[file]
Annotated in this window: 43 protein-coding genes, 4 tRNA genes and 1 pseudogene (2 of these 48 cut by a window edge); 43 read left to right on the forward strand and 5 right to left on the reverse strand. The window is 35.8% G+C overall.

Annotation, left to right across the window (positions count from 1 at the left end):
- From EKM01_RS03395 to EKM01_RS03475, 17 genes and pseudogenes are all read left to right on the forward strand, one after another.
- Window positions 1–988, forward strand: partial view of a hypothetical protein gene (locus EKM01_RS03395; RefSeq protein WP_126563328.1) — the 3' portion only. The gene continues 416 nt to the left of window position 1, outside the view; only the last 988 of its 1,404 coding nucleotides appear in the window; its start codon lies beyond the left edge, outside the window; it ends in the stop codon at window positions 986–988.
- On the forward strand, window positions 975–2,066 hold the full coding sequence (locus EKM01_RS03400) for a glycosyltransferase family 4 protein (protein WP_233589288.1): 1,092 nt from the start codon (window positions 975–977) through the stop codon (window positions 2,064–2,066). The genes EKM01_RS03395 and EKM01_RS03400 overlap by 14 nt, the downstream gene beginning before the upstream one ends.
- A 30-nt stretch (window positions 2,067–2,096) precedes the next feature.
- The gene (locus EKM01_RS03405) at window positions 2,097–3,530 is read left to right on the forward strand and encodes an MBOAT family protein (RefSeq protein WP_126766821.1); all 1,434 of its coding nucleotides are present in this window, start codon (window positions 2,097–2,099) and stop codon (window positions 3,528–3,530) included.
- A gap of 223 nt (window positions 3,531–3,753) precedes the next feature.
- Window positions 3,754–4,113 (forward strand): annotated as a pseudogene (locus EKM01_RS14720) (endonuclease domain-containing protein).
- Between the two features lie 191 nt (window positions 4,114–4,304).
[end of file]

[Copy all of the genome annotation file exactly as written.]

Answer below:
Annotated in this window: 43 protein-coding genes, 4 tRNA genes and 1 pseudogene (2 of these 48 cut by a window edge); 43 read left to right on the forward strand and 5 right to left on the reverse strand. The window is 35.8% G+C overall.

Annotation, left to right across the window (positions count from 1 at the left end):
- From EKM01_RS03395 to EKM01_RS03475, 17 genes and pseudogenes are all read left to right on the forward strand, one after another.
- Window positions 1–988, forward strand: partial view of a hypothetical protein gene (locus EKM01_RS03395; RefSeq protein WP_126563328.1) — the 3' portion only. The gene continues 416 nt to the left of window position 1, outside the view; only the last 988 of its 1,404 coding nucleotides appear in the window; its start codon lies beyond the left edge, outside the window; it ends in the stop codon at window positions 986–988.
- On the forward strand, window positions 975–2,066 hold the full coding sequence (locus EKM01_RS03400) for a glycosyltransferase family 4 protein (protein WP_233589288.1): 1,092 nt from the start codon (window positions 975–977) through the stop codon (window positions 2,064–2,066). The genes EKM01_RS03395 and EKM01_RS03400 overlap by 14 nt, the downstream gene beginning before the upstream one ends.
- A 30-nt stretch (window positions 2,067–2,096) precedes the next feature.
- The gene (locus EKM01_RS03405) at window positions 2,097–3,530 is read left to right on the forward strand and encodes an MBOAT family protein (RefSeq protein WP_126766821.1); all 1,434 of its coding nucleotides are present in this window, start codon (window positions 2,097–2,099) and stop codon (window positions 3,528–3,530) included.
- A gap of 223 nt (window positions 3,531–3,753) precedes the next feature.
- Window positions 3,754–4,113 (forward strand): annotated as a pseudogene (locus EKM01_RS14720) (endonuclease domain-containing protein).
- Between the two features lie 191 nt (window positions 4,114–4,304).